How To Talk To Your Teenager

"You can't protect them from all the dangers in today's world or spare them the emotional turmoil of their adolescent years... but if you create the kind of climate in your home where your kids feel free to express their feelings there's a good chance they'll be more open to hearing your feelings. More willing to consider your adult perspective. More able to accept restraints. More willing to be protected by your values."

This is a quote from one of two books successful in teaching teen-parenting skills today. One is How to Talk So Teens Will Listen and Listen So Teens Will Talk by Elaine Mazlish and Adele Faber (where the quote is from). The other is Parenting Teens with Love and Logic by Jim Fay and Foster Cline. What is key in both books is that the parents know how to really listen allow teens the chance to solve their own problems and keep anger out of the communication.

Faber and Mazlish believe parents of teens should dial back on the natural tendency to judge comfort and solve... and simply show they are listening by acknowledging their feelings. "Feelings are never right or wrong says Faber. Only actions need to be limited. Feelings should always be accepted. "By practicing this the authors say chances are that teens will find their own solution" — which is exactly what they need to learn as they become adults.

Fay and Cline also aspire to the same idea of preparing teens for responsible adulthood. They write that talking to teens with love and logic can do this. Love allows them to grow through their own mistakes even as you set boundaries. Logic shows them how to weigh the consequences and live with the outcomes of their choices. By doing this the teen retains ownership of his situation is empowered to decide and learns to accepts he must be responsible.

In this "toddler" state of adulthood, where teens are still dealing with turbulent physical changes and building their identity, there are three key things they need to know when you are talking to them and offering choices for their actions:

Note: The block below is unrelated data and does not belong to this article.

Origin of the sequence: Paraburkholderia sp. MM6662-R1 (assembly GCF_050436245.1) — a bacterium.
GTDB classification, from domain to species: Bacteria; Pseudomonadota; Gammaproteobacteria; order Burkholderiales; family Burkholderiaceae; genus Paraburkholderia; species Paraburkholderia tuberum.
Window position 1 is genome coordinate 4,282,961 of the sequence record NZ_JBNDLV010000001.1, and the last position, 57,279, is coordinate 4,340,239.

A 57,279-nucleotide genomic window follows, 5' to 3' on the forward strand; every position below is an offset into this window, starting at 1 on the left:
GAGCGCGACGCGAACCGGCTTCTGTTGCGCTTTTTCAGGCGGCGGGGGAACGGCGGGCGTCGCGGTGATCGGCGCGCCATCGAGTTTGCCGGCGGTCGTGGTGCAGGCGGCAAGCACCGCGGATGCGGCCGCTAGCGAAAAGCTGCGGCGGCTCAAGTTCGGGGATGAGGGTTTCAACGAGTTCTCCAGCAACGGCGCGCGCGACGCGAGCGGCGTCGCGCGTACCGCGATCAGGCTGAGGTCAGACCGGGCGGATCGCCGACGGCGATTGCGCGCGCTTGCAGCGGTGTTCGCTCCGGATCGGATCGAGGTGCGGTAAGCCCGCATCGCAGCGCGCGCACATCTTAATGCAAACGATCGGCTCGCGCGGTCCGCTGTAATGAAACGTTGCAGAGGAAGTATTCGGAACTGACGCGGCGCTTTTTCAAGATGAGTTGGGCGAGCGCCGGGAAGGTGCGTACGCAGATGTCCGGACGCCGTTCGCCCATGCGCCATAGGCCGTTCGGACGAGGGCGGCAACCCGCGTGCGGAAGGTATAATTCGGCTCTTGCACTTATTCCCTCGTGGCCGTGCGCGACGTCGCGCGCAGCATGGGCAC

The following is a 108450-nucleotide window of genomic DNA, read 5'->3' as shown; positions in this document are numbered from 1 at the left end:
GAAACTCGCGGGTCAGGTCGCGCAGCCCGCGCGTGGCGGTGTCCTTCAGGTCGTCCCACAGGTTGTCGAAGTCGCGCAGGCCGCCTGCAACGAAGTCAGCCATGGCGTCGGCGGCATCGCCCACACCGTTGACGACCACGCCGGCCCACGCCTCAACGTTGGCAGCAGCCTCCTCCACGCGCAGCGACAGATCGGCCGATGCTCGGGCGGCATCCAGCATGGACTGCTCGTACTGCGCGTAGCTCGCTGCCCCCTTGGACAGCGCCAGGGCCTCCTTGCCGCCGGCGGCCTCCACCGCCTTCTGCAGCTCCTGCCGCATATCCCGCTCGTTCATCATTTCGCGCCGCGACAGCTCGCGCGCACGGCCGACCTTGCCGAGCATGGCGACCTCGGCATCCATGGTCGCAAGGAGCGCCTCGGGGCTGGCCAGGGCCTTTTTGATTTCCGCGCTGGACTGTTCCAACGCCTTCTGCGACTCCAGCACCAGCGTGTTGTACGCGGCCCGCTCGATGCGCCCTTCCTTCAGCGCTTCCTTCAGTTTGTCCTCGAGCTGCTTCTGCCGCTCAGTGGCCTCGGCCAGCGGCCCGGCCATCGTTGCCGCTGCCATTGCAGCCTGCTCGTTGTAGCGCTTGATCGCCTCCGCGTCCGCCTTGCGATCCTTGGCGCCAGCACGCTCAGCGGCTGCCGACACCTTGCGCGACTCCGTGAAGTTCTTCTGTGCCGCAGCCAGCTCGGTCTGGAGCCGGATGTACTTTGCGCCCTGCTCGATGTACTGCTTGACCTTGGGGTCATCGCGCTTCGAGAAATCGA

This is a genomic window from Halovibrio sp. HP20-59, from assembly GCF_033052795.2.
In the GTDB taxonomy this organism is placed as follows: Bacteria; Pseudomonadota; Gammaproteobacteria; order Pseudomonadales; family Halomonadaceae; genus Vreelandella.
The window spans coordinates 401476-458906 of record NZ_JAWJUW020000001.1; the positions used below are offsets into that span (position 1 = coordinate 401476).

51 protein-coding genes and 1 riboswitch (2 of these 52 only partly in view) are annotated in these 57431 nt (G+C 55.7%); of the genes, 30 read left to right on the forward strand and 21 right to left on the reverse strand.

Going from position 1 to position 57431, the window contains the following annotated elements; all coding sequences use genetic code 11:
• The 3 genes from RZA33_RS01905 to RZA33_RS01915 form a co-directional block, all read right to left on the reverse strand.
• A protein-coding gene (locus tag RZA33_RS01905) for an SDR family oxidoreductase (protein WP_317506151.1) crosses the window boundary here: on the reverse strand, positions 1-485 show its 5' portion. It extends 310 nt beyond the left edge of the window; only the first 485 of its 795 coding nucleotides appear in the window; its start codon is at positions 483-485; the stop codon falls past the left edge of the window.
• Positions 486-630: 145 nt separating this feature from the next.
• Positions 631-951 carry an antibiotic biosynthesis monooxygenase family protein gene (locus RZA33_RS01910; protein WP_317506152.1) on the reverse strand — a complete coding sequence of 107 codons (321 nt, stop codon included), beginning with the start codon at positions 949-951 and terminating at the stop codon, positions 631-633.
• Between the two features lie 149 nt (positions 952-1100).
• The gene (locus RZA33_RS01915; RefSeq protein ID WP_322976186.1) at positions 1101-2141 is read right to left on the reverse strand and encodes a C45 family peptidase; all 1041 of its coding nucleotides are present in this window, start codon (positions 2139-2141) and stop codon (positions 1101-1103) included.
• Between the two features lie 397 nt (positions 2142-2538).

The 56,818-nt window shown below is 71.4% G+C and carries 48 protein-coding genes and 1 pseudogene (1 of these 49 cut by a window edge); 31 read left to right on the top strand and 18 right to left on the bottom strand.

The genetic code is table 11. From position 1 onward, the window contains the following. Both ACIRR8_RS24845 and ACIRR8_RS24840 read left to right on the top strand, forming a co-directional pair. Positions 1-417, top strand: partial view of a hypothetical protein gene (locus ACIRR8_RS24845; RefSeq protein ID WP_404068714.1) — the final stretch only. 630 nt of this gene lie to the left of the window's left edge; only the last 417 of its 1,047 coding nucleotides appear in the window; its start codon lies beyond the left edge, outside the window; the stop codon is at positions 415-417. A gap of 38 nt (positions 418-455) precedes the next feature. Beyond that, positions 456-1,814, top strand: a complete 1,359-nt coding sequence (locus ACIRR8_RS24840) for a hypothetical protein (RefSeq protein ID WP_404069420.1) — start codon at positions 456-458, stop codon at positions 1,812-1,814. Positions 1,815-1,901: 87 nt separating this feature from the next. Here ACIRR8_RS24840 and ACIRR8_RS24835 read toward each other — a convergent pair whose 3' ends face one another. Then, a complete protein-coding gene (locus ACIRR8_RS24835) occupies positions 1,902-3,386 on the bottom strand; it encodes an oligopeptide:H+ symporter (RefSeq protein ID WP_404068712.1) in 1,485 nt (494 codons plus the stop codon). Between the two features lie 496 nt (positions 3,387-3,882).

1. That they are LOVED.
2. That they are CAPABLE and have the skills they need for their age.
3. That they can DECIDE for themselves but must live with the consequences of that decision.

Mazlish maintains that to remain in touch and a part of a teen's life and to continue to pass on our values parents must express without damaging the teen's self-esteem. When teens are full of resentment they are unable to think about what they have done and why it matters.

On the parents' side, Fay and Cline insist that if you are angry you must delay, if possible. It is not easy to function in a "thinking state" when rage is keeping you in an emotional one. One parent came home to a pizza-stained carpet mess made by her 16-year-old daughter and her friends. She said, "I'd better calm down first. We'll talk later. Try not to worry." By the next day, her daughter already had a plan for selling some of her things to hire a carpet cleaner.

It takes patience and practice to create a positive environment where everyone feels free to express and share. Practice these skills by bonding over activities that call for equal communication and teamwork like cooking for example. Try something new and easy together, something that you will enjoy working on or eating like Del Monte's Red Sinigang. Change the dynamics of the meal and your relationship with just a bit of Del Monte Tomato Sauce!